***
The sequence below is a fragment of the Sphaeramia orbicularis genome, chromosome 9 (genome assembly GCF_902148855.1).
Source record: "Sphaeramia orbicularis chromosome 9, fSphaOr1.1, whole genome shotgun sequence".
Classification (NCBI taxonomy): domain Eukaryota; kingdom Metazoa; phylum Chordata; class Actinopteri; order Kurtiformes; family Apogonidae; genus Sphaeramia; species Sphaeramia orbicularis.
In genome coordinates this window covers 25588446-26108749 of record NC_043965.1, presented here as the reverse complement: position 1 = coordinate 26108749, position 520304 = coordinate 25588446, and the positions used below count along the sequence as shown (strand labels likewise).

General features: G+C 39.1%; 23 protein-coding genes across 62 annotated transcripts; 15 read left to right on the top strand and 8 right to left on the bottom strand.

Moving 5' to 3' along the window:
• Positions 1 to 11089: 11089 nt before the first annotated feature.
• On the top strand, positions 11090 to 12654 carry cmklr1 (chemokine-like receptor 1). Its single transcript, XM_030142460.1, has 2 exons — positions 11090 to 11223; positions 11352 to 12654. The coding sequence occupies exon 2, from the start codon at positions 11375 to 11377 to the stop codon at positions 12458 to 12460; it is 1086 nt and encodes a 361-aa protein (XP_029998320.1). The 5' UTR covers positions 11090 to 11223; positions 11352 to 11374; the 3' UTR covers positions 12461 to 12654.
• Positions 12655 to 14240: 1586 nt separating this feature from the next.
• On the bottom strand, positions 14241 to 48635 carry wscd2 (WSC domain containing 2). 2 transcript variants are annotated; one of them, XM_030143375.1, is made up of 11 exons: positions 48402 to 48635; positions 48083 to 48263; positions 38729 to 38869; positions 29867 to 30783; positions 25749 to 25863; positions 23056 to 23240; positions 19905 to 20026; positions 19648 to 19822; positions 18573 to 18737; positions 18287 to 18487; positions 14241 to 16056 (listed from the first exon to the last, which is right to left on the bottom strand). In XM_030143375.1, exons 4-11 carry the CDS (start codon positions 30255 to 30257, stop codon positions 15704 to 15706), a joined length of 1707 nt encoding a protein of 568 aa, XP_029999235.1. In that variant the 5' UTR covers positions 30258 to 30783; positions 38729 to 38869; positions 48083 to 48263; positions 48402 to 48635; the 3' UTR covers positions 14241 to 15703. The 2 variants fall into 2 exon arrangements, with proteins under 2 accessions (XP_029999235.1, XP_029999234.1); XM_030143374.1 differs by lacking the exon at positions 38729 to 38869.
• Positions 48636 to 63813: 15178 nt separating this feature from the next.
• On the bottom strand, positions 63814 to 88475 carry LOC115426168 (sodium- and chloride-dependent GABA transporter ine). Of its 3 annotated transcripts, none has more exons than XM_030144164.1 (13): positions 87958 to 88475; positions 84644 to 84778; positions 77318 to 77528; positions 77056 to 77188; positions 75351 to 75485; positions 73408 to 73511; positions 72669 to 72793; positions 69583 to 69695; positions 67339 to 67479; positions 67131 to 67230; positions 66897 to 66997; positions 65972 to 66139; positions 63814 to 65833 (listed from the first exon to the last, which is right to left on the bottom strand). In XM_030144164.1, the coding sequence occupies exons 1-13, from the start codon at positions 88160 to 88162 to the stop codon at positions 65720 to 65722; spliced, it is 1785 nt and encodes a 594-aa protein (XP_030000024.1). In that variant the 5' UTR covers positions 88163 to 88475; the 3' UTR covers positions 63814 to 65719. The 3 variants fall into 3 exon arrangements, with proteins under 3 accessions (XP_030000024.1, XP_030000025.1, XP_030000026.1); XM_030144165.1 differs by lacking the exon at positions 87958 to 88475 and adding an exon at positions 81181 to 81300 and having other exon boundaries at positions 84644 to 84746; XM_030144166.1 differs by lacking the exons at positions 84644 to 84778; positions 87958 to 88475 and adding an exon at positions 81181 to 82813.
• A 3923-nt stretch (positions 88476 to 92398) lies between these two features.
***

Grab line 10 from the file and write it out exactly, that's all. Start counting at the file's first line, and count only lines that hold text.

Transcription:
• On the bottom strand, positions 14241 to 48635 carry wscd2 (WSC domain containing 2). 2 transcript variants are annotated; one of them, XM_030143375.1, is made up of 11 exons: positions 48402 to 48635; positions 48083 to 48263; positions 38729 to 38869; positions 29867 to 30783; positions 25749 to 25863; positions 23056 to 23240; positions 19905 to 20026; positions 19648 to 19822; positions 18573 to 18737; positions 18287 to 18487; positions 14241 to 16056 (listed from the first exon to the last, which is right to left on the bottom strand). In XM_030143375.1, exons 4-11 carry the CDS (start codon positions 30255 to 30257, stop codon positions 15704 to 15706), a joined length of 1707 nt encoding a protein of 568 aa, XP_029999235.1. In that variant the 5' UTR covers positions 30258 to 30783; positions 38729 to 38869; positions 48083 to 48263; positions 48402 to 48635; the 3' UTR covers positions 14241 to 15703. The 2 variants fall into 2 exon arrangements, with proteins under 2 accessions (XP_029999235.1, XP_029999234.1); XM_030143374.1 differs by lacking the exon at positions 38729 to 38869.